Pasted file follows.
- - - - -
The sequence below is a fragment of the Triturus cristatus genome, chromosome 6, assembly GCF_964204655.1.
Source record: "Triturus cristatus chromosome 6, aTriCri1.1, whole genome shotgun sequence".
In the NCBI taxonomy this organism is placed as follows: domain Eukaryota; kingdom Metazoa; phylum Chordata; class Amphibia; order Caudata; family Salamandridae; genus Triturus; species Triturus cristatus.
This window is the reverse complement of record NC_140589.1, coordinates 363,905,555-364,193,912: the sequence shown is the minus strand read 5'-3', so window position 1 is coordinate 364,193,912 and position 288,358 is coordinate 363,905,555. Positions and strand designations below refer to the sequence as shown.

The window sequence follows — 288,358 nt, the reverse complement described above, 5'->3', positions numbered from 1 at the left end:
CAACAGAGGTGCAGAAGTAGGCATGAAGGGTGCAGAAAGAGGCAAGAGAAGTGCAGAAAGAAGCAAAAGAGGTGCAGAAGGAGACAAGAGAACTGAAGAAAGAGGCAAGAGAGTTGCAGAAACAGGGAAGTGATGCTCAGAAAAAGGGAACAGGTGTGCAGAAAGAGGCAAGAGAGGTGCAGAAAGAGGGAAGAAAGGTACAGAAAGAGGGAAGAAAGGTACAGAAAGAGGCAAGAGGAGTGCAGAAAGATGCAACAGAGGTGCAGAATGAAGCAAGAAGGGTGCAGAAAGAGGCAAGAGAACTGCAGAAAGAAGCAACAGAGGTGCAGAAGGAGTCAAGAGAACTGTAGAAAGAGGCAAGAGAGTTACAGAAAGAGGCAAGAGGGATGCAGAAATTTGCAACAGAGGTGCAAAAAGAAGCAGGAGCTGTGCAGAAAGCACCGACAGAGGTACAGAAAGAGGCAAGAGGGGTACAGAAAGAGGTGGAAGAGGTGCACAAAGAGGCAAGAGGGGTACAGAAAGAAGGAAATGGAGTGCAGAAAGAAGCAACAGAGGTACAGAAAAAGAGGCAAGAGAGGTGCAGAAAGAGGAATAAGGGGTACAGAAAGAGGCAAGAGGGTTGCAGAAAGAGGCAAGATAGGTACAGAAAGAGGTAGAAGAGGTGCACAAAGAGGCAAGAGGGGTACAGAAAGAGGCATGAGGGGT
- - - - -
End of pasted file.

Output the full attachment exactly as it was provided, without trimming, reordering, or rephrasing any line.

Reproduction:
The sequence below is a fragment of the Triturus cristatus genome, chromosome 6, assembly GCF_964204655.1.
Source record: "Triturus cristatus chromosome 6, aTriCri1.1, whole genome shotgun sequence".
In the NCBI taxonomy this organism is placed as follows: domain Eukaryota; kingdom Metazoa; phylum Chordata; class Amphibia; order Caudata; family Salamandridae; genus Triturus; species Triturus cristatus.
This window is the reverse complement of record NC_140589.1, coordinates 363,905,555-364,193,912: the sequence shown is the minus strand read 5'-3', so window position 1 is coordinate 364,193,912 and position 288,358 is coordinate 363,905,555. Positions and strand designations below refer to the sequence as shown.

The window sequence follows — 288,358 nt, the reverse complement described above, 5'->3', positions numbered from 1 at the left end:
CAACAGAGGTGCAGAAGTAGGCATGAAGGGTGCAGAAAGAGGCAAGAGAAGTGCAGAAAGAAGCAAAAGAGGTGCAGAAGGAGACAAGAGAACTGAAGAAAGAGGCAAGAGAGTTGCAGAAACAGGGAAGTGATGCTCAGAAAAAGGGAACAGGTGTGCAGAAAGAGGCAAGAGAGGTGCAGAAAGAGGGAAGAAAGGTACAGAAAGAGGGAAGAAAGGTACAGAAAGAGGCAAGAGGAGTGCAGAAAGATGCAACAGAGGTGCAGAATGAAGCAAGAAGGGTGCAGAAAGAGGCAAGAGAACTGCAGAAAGAAGCAACAGAGGTGCAGAAGGAGTCAAGAGAACTGTAGAAAGAGGCAAGAGAGTTACAGAAAGAGGCAAGAGGGATGCAGAAATTTGCAACAGAGGTGCAAAAAGAAGCAGGAGCTGTGCAGAAAGCACCGACAGAGGTACAGAAAGAGGCAAGAGGGGTACAGAAAGAGGTGGAAGAGGTGCACAAAGAGGCAAGAGGGGTACAGAAAGAAGGAAATGGAGTGCAGAAAGAAGCAACAGAGGTACAGAAAAAGAGGCAAGAGAGGTGCAGAAAGAGGAATAAGGGGTACAGAAAGAGGCAAGAGGGTTGCAGAAAGAGGCAAGATAGGTACAGAAAGAGGTAGAAGAGGTGCACAAAGAGGCAAGAGGGGTACAGAAAGAGGCATGAGGGGT